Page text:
According to Connie, his pieces are displayed all around their home, and she has learned to love the technique, as well. Mel and Connie Donehue make up an important role in the history of Webster. Mel has made an impact on the City as a councilmember and citizen, and Connie would like the community to celebrate Mel at his surprise 90th Birthday Party. His birthday is July 28, but the festivities will take place on Saturday, July 29 at the Webster Recreation Center, 311 Pennsylvania Avenue from 6 p.m.-10 p.m. She asks for attendees to RSVP to her at 281.704.3747 and to keep the
party a secret!
Posted on July 7, 2017 at 11:22 AM by Katie Stamy
Picking a car seat that’s right for your child is difficult, and correctly installing the seat in the car is even more challenging. Webster Fire Department is here to help to make sure your seat is properly installed, and your child is strapped in safely.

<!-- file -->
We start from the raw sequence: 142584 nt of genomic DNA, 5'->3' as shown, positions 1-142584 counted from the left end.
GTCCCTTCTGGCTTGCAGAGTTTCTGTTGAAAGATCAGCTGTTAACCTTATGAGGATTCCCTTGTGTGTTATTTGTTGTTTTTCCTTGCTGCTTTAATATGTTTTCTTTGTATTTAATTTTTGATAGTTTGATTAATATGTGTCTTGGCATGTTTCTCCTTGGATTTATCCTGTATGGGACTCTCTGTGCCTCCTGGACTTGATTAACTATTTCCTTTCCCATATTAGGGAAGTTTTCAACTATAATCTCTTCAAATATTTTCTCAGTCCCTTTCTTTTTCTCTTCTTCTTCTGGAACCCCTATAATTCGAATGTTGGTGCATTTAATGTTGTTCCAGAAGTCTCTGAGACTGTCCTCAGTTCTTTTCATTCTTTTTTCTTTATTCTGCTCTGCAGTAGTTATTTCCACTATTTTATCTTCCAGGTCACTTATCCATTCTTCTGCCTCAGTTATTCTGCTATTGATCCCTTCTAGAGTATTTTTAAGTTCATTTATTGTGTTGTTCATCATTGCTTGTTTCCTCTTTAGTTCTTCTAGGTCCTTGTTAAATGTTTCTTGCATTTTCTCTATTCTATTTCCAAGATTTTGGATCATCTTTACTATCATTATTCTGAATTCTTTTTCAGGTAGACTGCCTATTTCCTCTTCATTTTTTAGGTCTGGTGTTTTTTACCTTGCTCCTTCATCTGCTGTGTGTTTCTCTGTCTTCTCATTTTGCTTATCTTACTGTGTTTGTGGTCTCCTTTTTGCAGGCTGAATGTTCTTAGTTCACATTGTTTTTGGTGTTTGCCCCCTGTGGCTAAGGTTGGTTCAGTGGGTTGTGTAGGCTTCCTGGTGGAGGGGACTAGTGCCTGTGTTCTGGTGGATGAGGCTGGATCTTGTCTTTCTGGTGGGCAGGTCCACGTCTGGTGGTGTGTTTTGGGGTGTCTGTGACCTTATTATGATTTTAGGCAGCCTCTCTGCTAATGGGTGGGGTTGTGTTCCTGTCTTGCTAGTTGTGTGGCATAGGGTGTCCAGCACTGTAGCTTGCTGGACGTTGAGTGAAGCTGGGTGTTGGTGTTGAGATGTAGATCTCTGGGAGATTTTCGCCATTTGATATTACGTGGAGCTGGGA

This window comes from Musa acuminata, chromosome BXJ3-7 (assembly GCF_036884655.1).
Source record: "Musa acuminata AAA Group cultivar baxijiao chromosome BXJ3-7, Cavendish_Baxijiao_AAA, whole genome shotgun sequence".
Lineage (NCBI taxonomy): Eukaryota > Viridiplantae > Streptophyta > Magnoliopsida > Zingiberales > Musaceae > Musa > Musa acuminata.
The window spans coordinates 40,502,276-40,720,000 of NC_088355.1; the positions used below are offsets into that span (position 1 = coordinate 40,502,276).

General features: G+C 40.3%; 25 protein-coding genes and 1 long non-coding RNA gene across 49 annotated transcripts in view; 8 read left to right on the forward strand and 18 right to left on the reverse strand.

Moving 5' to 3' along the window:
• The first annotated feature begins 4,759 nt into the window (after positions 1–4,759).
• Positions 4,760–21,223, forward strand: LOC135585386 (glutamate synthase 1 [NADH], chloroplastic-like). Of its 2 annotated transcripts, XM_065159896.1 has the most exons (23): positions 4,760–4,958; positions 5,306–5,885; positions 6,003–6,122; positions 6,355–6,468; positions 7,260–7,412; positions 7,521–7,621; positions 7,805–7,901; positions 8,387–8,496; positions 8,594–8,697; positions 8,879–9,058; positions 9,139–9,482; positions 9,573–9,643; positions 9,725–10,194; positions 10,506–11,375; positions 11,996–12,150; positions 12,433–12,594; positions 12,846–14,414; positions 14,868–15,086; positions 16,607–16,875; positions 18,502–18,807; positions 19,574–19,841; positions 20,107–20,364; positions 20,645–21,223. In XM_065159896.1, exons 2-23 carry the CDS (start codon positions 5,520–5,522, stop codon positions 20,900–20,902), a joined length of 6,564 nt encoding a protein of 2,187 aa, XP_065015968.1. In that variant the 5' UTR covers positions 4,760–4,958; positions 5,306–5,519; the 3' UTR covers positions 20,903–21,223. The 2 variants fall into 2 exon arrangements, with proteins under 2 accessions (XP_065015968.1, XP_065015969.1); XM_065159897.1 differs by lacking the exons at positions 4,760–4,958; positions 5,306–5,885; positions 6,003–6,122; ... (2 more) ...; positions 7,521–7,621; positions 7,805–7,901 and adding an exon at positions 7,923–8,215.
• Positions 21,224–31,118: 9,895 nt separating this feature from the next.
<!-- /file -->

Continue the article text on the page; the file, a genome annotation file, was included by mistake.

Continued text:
Two of the Webster firefighters have attended 40 hours of car seat safety training and know exactly how to adjust any car seat into any car. By making an appointment at the Webster Fire Department, they will not only put your car seat in correctly, but teach you how to do it yourself.
However, putting the car seat into the car is only half the battle. Once your seat is properly installed, you must then make sure you also have your child strapped in safely. Use the correct harness slots and adjust the shoulder straps as your child grows. On rear-facing car seats, the shoulder straps should come through the car seat slots at or just below your child’s shoulders. On forward-facing seats, the shoulder straps should be at or just above the shoulders. After buckling the child in, make sure that the chest clip is on the chest, and not the belly. WFD then encourages parents to register their car seats on SaferCar.gov, in case of a recall or safety notice.